WASHINGTON (CN) – Accusing him of misleading Congress and withholding key documents, House Democrats on Thursday tore into Commerce Secretary Wilbur Ross over the Trump administration’s decision to add a citizenship question to the 2020 census.
“Mr. Secretary, you lied to Congress, you misled the American people and you are complicit in the Trump administration’s intent to suppress the growing political power of the non-white population,” Representative Lacy Clay, D-Mo., said Thursday. “You have already done great harm to census 2020 and you have zero credibility and you should, in my opinion, resign.”
The decision to include a question about citizenship on the 2020 census has been the subject of a string of congressional hearings and multiple lawsuits, including a case that is now pending before the Supreme Court. Critics of the question say it will decrease participation in the census among immigrants, leading to political underrepresentation and decreased federal funding.
A federal judge in January found the Trump administration violated federal law when adding the citizenship question, with a judge in California finding the question unconstitutional earlier this month. The New York case is currently before the Supreme Court, which fast-tracked the dispute and has scheduled oral arguments for April.
Democrats on the House Oversight Committee pressed Ross for hours on Thursday over his contention that his department added the question at the Justice Department’s instruction. They presented Ross with emails and other documents they said indicated Ross was interested in the question long before the Justice Department officially asked that the question be added in December 2017 so it could better enforce the Voting Rights Act.
Democrats repeatedly cited one email from May 2017 in which Ross said he was “mystified” that there had been no action taken on his “months-old request” related to the citizenship question. They said the email was evidence that the Commerce Department was merely using the Justice Department’s request as a pretext.
Ross disputed this characterization of the email, however, saying he had merely asked his staff about whether the Justice Department was ever going to make a formal request to add the question.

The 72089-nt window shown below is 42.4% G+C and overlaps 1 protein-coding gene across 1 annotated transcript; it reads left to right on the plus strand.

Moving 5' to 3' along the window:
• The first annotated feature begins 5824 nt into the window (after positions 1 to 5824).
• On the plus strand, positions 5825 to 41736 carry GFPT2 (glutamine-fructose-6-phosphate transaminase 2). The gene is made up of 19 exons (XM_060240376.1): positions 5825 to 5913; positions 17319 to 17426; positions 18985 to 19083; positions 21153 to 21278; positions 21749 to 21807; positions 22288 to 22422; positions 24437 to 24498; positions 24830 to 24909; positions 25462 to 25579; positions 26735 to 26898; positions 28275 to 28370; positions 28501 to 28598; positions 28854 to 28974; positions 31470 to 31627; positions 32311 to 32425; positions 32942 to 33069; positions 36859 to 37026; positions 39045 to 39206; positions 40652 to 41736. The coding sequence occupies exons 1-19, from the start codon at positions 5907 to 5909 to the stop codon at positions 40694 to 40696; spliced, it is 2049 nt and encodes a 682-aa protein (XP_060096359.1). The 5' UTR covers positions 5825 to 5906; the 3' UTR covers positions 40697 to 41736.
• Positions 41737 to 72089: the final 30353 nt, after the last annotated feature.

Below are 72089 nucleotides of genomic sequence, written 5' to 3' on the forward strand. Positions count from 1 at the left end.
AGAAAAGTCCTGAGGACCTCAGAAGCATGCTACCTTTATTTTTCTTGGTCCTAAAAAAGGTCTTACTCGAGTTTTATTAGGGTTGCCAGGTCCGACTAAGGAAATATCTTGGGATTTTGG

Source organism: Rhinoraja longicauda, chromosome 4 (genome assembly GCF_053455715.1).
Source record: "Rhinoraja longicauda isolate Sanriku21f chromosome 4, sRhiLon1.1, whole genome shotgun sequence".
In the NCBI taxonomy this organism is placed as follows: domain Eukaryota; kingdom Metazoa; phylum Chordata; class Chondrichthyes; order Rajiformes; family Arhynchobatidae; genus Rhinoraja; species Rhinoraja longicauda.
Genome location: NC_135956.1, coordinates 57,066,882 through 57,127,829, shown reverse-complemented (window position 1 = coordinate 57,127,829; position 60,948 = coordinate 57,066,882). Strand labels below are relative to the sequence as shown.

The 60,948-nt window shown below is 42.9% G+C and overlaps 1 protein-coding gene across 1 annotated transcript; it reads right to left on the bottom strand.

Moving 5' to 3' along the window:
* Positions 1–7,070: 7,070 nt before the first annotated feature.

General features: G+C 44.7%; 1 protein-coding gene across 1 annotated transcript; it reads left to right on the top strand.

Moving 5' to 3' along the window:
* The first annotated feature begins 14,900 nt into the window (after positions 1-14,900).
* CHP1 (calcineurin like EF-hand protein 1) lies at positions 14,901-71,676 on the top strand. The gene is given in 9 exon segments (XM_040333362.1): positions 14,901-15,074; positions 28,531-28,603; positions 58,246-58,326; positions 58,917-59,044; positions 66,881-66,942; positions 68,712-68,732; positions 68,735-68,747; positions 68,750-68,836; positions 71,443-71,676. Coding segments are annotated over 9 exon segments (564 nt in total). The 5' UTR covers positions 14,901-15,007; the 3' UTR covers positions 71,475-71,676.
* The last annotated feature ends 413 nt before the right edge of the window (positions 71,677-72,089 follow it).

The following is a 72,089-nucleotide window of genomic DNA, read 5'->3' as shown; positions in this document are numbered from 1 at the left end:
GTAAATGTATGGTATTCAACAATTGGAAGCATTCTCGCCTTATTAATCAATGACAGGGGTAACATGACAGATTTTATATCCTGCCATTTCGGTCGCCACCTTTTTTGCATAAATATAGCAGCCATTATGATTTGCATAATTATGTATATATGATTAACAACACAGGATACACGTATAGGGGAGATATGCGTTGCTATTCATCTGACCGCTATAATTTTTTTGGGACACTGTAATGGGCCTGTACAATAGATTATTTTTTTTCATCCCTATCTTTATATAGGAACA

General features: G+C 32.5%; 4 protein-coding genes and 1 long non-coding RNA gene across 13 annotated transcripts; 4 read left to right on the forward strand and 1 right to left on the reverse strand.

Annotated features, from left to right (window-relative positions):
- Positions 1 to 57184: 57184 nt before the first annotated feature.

“I had been seeking to get clarification of what was the interest, if any, of the Department of Justice in the question,” Ross said Thursday.
Ross similarly downplayed other documents lawmakers cited, while also saying he could not remember the context of certain conversations or the content of various documents they referenced.
Of particular frustration for Democrats was one memo a Justice Department official told lawmakers in closed-door testimony was hand-delivered to him by the Commerce Department’s general counsel in fall 2017.
Ross told the committee he did not know why the memo was hand-delivered to the Justice Department, but Democrats were frustrated by his lack of recall and their inability to see the document.
“We need your full commitment, with these specific communications that we’ll get cooperation to get the facts, otherwise it’s hard for us not to conclude that you’re at the very least obfuscating your role and what you said in front of this committee,” Representative Mark DeSaulnier, D-Calif., said.
Democrats generally complained that Ross and others within the Trump administration have dodged questions and refused to provide documents on the motivations behind the controversial question.
“The key question we will ask Secretary Ross today is what was he hiding from the Congress, what’s the real reason that the Trump administration wanted to add this unconstitutional citizenship question,” Representative Elijah Cummings, the Maryland Democrat who chairs the committee, said Thursday.
Republicans called the hearing a stunt meant to skirt a Supreme Court order blocking Ross’ deposition in the New York case. Representative Kelly Armstrong, R-N.D., said it would be appropriate for the committee to ask Ross questions after the Supreme Court’s final opinion comes down, but that doing so now could improperly influence the case. “I’ve spent a little bit of time in trial court, I’ve spent a little time in front of appellate court judges and to think that this isn’t going to come up in oral arguments is absolutely folly,” Armstrong said Thursday. “I’m assuming all the lawyers on both sides of this case have actually taken appellate advocacy and anything that’s being done here today under oath is going to be more than free game in front of oral arguments.”